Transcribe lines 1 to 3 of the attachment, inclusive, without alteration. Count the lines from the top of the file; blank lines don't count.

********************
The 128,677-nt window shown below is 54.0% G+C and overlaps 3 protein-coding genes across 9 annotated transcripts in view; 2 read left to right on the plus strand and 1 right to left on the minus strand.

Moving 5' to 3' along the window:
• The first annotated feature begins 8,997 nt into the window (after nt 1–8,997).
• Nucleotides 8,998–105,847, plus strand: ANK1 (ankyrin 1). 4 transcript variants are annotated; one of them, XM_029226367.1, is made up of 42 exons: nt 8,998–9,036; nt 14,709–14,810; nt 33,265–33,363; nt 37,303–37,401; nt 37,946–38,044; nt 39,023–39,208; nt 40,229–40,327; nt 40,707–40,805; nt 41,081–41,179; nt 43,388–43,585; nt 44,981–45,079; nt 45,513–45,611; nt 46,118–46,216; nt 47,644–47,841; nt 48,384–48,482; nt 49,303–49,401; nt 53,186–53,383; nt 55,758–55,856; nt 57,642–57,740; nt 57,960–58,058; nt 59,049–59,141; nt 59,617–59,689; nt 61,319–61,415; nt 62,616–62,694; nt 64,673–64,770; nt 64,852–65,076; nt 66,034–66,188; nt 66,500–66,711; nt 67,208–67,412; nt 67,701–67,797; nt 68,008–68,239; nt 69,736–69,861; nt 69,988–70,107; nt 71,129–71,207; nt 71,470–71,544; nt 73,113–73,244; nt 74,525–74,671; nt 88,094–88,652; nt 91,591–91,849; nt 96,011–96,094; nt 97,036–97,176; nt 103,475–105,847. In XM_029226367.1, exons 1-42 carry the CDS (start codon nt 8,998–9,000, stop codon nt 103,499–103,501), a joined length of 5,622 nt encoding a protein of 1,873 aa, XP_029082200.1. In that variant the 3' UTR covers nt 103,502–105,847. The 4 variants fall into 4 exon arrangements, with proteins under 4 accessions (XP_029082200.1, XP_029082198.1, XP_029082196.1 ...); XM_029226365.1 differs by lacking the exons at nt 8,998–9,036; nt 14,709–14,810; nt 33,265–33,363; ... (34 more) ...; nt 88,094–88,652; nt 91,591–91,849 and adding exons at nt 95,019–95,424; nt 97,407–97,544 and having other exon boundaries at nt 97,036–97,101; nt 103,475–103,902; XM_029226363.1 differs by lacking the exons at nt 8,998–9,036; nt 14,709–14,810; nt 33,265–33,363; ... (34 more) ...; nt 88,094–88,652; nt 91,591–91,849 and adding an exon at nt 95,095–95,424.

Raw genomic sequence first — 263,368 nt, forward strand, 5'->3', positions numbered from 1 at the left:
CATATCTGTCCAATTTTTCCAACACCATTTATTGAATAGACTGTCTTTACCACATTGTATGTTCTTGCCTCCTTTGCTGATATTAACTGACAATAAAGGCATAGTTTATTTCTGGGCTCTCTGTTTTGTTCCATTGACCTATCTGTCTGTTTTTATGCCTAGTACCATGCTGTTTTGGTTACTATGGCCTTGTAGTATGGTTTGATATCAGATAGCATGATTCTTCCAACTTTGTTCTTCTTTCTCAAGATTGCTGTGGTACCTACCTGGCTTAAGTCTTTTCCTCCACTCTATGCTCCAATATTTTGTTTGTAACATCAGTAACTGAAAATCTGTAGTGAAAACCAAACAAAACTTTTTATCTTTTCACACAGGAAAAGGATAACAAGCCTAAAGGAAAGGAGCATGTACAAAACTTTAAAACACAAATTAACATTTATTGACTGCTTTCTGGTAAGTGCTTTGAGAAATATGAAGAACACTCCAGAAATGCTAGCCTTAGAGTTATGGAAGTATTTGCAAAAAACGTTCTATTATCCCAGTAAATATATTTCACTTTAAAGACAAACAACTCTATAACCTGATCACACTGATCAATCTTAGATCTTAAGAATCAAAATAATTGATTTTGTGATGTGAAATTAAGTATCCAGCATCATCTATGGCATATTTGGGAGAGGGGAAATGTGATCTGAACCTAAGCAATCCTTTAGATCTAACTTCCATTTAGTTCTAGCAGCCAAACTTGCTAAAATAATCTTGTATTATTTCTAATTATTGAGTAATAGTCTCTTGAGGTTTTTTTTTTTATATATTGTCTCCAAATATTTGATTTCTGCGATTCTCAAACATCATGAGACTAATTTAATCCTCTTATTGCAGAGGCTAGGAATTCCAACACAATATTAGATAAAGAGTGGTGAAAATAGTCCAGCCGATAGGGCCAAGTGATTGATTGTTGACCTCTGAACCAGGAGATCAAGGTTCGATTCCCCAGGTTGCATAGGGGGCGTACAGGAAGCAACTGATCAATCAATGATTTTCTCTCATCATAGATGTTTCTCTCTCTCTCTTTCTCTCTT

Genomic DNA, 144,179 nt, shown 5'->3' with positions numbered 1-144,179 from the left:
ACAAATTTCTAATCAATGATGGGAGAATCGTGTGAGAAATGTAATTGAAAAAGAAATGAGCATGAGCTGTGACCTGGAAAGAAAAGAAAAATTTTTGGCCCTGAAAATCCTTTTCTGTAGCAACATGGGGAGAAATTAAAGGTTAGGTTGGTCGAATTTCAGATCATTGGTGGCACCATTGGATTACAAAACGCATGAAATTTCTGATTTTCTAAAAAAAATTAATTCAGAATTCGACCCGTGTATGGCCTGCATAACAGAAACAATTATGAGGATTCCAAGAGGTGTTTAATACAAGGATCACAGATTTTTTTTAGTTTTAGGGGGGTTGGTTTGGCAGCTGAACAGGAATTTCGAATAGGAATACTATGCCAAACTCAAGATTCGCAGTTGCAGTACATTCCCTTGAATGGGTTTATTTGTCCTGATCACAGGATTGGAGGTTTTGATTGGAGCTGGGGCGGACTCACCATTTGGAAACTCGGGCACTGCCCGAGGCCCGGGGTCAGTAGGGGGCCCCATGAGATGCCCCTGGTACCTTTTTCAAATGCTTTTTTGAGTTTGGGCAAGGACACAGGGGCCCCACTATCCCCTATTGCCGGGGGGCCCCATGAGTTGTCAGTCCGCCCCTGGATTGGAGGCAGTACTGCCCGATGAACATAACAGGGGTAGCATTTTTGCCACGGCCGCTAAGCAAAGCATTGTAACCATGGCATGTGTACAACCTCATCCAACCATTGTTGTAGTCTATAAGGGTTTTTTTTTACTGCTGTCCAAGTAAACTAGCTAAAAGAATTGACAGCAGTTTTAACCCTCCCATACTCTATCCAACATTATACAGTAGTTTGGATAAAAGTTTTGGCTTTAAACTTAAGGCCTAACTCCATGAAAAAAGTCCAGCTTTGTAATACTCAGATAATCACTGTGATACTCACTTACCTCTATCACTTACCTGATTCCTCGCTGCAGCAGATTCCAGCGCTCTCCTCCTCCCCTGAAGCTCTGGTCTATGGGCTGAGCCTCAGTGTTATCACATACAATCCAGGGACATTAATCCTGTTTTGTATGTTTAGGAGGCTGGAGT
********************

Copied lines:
The 128,677-nt window shown below is 54.0% G+C and overlaps 3 protein-coding genes across 9 annotated transcripts in view; 2 read left to right on the plus strand and 1 right to left on the minus strand.

Moving 5' to 3' along the window:
• The first annotated feature begins 8,997 nt into the window (after nt 1–8,997).